Kimbrel is primed for a big payday, and though the struggles of Mark Melancon and diminishing results from Aroldis Chapman and Kenley Jansen may make teams think twice before giving huge deals to closers, Kimbrel seems likely to get a contract that at least approaches the ones those relievers received prior to the 2017 season. ... Familia and Robertson have both been great in setup roles this year and appear likely to get closer money this winter. ... Thanks to Andrew Miller’s troubling 2018 season, Britton and Wilson will probably enter the offseason as the top lefties on the market. While the 30-year-old Britton endured some serious struggles after joining the Yankees, he’s been better lately — and after all, he was coming off an injury, but not one that appears likely to affect his pitching ability long-term. Purely based on this season’s results, though, Wilson has been the best of the pending free-agent lefties. ... As he enters his age-31 season, Kelly — who averages 98 MPH on his four-seamer and has returned to dominance after a midseason slump — could be an under-the-radar candidate for a handsome multi-year deal.

Affordable contributors: Cody Allen, Jerry Blevins, Brad Brach, Jesse Chavez, Tyler Clippard, Zach Duke, Kelvin Herrera, Shawn Kelley, Ryan Madson, Andrew Miller, Bud Norris, Wily Peralta*, David Phelps, Fernando Rodney*, Sergio Romo, Tyson Ross, Tony Sipp, Joakim Soria*, Adam Warren

It’s possible that teams will look past Allen and Miller’s troubling results this season and trust that they can return to their pre-2018 levels of production, but recent trends indicate that teams almost always prefer to dole out money to relievers who have achieved dominance during the most recent season. Regardless, both could provide major value if they’re able to bounce back. Herrera is another guy that seemed primed to earn a big deal after starting the year by posting a 1.05 ERA and 0.82 WHIP over 27 appearances for the Royals, but after posting a 4.34 ERA and 1.71 WHIP following his trade to Washington and suffering a season-ending rotator cuff impingement, his value has seemingly dropped off, particularly since he struggled so much in 2017.

Rehabilitation projects/minor-league depth: John Axford, Matt Belisle, Santiago Casilla, Jorge de la Rosa, Greg Holland, Daniel Hudson, Jim Johnson, Brandon Kintzler, Boone Logan, Zach McAllister, Peter Moylan, AJ Ramos, Hector Santiago, Brad Ziegler

Lots of big names on this list — five former All-Stars, plus 2017 NL saves leader Holland. With that said, if Holland continues to achieve great results with the Nationals through the end of the season, perhaps he’ll be able to push himself back to respectability and earn himself a solid one or two-year deal.

Catchers

Big money: Yasmani Grandal, Wilson Ramos

After seeing his plate discipline drop off quite a bit last year, Grandal has recovered some of that patience this year, and he’s already hit more than 20 homers for the third straight season while also being one of the majors’ best defensive backstops. He’ll only be 30 next year, and he’s in line for a major payday, especially with teams like the Red Sox, Mets, Nationals, and potentially the Braves in need of catching help. Ramos, who has arguably been the best offensive catcher in baseball this year, could be an interesting fit for any of those teams too and will provide a major boost to whatever lineup he joins, just like he has since being acquired by the Phillies.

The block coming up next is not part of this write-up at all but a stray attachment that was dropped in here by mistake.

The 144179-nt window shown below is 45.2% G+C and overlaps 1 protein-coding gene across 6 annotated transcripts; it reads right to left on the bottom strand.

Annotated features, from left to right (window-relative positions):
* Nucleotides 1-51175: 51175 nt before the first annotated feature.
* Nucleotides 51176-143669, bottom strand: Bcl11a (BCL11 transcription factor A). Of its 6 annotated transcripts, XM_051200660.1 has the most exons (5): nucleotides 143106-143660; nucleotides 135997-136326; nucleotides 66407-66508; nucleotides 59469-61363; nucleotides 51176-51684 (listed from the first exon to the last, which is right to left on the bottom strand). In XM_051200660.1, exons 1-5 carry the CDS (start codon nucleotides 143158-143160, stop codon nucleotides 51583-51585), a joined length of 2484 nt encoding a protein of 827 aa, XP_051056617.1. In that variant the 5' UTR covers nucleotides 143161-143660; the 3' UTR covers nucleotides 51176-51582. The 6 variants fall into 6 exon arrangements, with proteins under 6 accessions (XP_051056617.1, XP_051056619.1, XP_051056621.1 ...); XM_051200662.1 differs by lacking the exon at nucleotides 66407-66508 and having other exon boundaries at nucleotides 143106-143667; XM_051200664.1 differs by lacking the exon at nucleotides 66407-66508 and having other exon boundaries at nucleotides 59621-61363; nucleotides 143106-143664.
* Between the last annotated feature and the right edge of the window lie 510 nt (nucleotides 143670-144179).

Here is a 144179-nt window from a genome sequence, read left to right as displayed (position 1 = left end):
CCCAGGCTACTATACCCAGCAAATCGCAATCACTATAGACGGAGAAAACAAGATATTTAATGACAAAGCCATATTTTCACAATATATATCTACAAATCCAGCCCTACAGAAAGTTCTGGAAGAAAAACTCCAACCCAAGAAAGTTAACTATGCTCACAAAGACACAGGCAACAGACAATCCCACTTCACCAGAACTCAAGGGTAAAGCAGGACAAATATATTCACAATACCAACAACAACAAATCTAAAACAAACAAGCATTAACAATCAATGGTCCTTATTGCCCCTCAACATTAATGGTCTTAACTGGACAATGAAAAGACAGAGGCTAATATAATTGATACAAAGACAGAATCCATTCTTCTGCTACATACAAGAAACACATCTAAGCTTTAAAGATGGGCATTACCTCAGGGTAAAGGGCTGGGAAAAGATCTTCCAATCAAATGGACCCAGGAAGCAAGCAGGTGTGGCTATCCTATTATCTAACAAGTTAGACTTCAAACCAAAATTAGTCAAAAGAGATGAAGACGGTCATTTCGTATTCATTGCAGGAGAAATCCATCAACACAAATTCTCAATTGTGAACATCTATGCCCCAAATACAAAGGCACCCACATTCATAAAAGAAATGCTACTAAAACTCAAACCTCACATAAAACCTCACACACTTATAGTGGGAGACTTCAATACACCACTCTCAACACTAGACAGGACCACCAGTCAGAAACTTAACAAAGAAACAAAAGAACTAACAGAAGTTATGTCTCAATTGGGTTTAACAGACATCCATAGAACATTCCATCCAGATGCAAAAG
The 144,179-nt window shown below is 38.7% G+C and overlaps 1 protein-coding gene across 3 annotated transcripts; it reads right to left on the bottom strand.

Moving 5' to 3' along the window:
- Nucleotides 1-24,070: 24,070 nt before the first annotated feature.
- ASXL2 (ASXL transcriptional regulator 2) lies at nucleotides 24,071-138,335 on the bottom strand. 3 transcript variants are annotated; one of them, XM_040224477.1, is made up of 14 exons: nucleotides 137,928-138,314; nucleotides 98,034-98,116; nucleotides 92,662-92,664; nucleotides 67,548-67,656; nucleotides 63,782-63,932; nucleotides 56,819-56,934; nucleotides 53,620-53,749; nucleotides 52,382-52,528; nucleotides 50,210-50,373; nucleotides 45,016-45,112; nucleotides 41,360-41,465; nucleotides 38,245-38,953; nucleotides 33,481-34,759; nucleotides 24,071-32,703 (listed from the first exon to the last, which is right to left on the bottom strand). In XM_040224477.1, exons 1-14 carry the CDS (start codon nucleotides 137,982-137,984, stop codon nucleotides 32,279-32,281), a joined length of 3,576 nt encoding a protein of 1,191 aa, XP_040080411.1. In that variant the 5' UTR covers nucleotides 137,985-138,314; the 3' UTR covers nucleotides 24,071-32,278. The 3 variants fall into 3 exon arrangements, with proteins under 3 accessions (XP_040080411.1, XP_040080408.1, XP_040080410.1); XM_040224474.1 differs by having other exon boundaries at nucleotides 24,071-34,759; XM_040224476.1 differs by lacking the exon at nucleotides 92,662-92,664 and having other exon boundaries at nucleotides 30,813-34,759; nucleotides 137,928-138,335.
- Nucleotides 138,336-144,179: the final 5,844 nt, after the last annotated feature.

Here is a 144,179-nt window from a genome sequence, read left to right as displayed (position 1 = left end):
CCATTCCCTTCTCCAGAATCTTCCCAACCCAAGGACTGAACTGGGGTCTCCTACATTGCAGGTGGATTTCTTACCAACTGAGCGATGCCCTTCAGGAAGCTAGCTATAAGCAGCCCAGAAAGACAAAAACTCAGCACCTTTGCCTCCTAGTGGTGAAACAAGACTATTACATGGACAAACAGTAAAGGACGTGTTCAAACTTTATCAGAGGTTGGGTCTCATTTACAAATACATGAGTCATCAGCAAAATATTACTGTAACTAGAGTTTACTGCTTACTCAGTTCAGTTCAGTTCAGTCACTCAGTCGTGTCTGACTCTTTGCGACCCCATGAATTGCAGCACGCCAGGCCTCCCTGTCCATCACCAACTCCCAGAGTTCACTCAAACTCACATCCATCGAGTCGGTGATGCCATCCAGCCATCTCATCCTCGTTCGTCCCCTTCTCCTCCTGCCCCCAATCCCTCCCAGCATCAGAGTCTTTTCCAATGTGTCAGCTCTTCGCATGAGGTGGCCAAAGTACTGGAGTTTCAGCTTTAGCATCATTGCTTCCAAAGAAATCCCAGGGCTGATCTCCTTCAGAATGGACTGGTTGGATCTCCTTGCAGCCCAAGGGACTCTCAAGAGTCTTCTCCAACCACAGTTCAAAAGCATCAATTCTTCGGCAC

Affordable contributors: Robinson Chirinos*, A.J. Ellis, Evan Gattis, Nick Hundley, Martin Maldonado, Rene Rivera, Kurt Suzuki

None of these guys are going to be everyday starters on a good team at this stage, but they’re all good role players who have achieved solid results this season. With teams like the Astros, Red Sox, Diamondbacks, and Braves finding success with catching platoons in recent years, it’s possible that a few of these guys could find themselves in timeshares and get more playing time than your typical backup catcher.

Rehabilitation projects/minor-league depth: Drew Butera, Jonathan Lucroy, Jeff Mathis, Devin Mesoraco, Matt Wieters

Lucroy is in the midst of his second straight terrible season, though it’ll be interesting to see if he gets a boost for guiding a starting rotation of supposed has-beens to an AL Wild Card spot. ... Wieters, who has been in free fall since moving to the National League prior to last season, will almost certainly have to settle for a backup job and may even have to take a minor-league deal heading into next spring.

Infielders

Big money: Elvis Andrus*, Josh Donaldson, Brian Dozier, Eduardo Escobar, D.J. LeMahieu, Manny Machado

Obviously, Machado is the prize of this group. At midseason, it looked like he might be in position to surpass Bryce Harper as the top-earning free agent in this class, though a superb second half from Harper and Machado’s return to earth offenisvely after the All-Star break have substantially reduced the chances of that happening. Make no mistake, though, Machado will get a massive deal that very well could be in excess of seven years if he so desires. ... After a mediocre 2018 season, Andrus probably won’t opt out of the four years and $59 million remaining on his contract, but if by some chance he does it’ll be a really interesting test of just how highly teams still value the shortstop position in the era of the shift. ... Donaldson and Dozier have both hurt themselves with lackluster walk seasons, but considering the previous production of both, it’d be surprising if each didn’t at least get the type of contract (three years, $39 million) that Jay Bruce got from the Mets last winter. ... Thanks to a career-best season during his age-29 campaign, Escobar has probably earned himself that type of deal too, and while LeMahieu may be discriminated against since he’s played almost all of his career home games at Coors Field and still doesn’t hit for a ton of power, the fact that he’s consistently been one of the game’s most solid second basemen both offensively and defensively means that he should at least be in line for a two or three-year deal with an eight-figure annual salary.

Affordable contributors: Matt Adams, Adrian Beltre, Asdrubal Cabrera, Daniel Descalso, David Freese*, Freddy Galvis, Marwin Gonzalez, Josh Harrison*, Jose Iglesias, Ian Kinsler, Jed Lowrie, Joe Mauer, Jordy Mercer, Mike Moustakas*, Daniel Murphy, Eduardo Nuñez, Steve Pearce, Mark Reynolds, Jutin Smoak*